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New Orleans tough place for coins

By being a relatively quiet area of the market, many dimes are great values. This is especially true of Seated Liberty dimes. That said, the 1860-O dime is relatively expensive, but it is safe to suggest that it is worth every nickel of its current price.

In 1860, New Orleans was still a rough port city. It was not a place where people routinely had major coin collections. Dates from New Orleans are either scarce or simply not available in upper grades in any numbers. Moreover, it was clear by then that the United States was very possibly on the brink of a civil war, which would have made anyone uneasy, let alone coin collectors.

New Orleans was capable of significant mintages, although it could also produce low ones. For example, in 1842 it had produced over 2 million dimes but sometimes it produced none. In 1860 it produced just 40,000 dimes, which was the lowest total for any year New Orleans made dimes.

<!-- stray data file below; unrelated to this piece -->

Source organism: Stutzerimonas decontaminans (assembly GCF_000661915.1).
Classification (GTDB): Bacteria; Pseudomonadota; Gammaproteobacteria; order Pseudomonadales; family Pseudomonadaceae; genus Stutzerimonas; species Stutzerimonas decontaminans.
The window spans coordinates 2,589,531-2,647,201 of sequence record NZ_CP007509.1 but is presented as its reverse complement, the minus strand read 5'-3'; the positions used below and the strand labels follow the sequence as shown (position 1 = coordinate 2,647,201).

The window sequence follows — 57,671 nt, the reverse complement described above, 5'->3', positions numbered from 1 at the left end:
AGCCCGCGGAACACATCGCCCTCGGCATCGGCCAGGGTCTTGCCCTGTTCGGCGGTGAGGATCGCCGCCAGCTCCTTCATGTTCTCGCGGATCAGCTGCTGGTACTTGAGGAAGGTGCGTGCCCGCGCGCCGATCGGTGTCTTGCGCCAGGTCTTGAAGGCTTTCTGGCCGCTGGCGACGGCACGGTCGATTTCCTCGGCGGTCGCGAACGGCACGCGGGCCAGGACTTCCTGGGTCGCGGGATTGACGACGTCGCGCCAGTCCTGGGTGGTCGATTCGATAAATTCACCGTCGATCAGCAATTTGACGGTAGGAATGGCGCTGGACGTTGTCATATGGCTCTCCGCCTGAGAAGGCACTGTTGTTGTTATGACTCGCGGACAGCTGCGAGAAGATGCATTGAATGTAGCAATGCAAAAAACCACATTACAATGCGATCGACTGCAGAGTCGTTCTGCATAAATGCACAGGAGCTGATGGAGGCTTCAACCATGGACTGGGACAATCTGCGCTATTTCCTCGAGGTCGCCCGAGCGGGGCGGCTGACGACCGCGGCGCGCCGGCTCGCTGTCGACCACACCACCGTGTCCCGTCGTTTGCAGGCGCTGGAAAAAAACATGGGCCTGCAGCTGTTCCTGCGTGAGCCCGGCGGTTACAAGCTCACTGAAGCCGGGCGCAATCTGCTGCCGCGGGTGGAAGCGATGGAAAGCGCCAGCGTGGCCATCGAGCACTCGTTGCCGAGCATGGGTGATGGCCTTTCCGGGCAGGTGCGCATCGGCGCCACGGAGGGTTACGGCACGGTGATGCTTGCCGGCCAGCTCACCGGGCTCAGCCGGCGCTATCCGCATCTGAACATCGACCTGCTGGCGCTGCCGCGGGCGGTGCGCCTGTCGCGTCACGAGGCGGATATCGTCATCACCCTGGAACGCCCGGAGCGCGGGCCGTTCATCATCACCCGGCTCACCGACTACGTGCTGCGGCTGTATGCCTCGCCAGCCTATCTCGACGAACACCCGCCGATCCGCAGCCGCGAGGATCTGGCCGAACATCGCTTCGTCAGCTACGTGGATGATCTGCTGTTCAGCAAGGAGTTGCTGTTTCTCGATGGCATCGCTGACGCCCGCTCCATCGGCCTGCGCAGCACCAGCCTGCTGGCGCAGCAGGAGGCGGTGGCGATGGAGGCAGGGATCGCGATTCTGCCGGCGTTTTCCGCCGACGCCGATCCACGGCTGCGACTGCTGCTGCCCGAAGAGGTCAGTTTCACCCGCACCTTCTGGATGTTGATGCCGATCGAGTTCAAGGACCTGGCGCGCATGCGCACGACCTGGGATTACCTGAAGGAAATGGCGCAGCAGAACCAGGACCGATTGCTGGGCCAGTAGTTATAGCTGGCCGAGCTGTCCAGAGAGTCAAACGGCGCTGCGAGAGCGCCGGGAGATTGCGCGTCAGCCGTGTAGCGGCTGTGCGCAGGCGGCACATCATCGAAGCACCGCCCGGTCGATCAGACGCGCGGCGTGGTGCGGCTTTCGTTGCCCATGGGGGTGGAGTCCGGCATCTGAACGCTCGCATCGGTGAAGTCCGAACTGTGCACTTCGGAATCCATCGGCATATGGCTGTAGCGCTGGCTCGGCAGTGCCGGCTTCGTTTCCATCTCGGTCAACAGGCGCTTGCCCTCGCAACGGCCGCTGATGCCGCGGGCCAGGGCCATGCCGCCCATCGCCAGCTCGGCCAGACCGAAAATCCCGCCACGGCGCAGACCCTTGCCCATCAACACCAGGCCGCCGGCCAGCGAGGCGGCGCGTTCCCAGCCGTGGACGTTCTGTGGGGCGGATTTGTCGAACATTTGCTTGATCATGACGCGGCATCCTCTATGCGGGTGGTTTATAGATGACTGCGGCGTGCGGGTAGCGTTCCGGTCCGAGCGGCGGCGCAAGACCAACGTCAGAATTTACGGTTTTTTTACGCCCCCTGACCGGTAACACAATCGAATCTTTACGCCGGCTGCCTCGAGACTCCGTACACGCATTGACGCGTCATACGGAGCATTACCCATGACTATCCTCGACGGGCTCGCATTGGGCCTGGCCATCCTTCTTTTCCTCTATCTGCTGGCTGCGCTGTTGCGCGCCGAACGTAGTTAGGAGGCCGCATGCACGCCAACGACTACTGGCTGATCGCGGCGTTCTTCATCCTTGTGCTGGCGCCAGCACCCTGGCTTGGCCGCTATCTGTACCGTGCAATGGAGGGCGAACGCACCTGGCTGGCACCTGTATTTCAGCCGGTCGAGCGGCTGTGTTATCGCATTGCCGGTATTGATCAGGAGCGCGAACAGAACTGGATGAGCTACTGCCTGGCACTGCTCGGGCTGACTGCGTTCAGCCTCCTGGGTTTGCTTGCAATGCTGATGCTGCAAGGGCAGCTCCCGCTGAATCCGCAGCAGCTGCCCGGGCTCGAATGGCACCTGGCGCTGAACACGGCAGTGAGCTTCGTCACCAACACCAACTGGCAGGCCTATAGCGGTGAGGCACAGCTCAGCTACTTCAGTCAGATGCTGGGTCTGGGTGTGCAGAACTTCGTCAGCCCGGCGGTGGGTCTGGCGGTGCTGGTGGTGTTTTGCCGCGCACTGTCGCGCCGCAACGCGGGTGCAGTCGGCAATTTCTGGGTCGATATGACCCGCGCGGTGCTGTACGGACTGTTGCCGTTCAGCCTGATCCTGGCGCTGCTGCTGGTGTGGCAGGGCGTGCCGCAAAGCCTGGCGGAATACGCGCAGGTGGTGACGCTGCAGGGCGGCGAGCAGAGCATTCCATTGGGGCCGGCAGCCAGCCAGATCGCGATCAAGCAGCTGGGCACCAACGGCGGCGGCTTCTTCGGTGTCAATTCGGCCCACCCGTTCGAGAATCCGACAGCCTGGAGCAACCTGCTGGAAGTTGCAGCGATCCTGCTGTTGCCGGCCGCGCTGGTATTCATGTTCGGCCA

Being a busy port city, a coin that left New Orleans on a boat – and there were many of them – could have ended up anywhere, which meant it was lost to collectors forever. What we know is that even in just G-4 the 1860-O today lists for $450. Compared to other similar era dimes, you can get an idea how poor chances were for survival of a New

2012 U.S. Coin Digest: Dimes

This easy-to-search pricing and identification download is solely focused on U.S dimes.

Orleans dime. The 1864 from Philadelphia had a mintage of just 11,470, yet it is priced just $25 less than the 1860-O in G-4.

To determine just how tough the 1860-O is in upper grades, a check of Professional Coin Grading Service shows 37 examples of the 1860-O have been graded and only three reached AU while a single coin graded MS-64. No others were Mint State. At Numismatic Guaranty Corporation, the number of 1860-O dimes graded is 24. Just two – the Eliasberg MS-64 and one other in a remarkable MS-67 – were graded Mint State.

The 1860-O Seated Liberty dime is not only as tough as its mintage suggests; it’s probably tougher. The following year saw the facility closed when it fell into Confederate hands during the Civil War, making it the last New Orleans dime until 1891.

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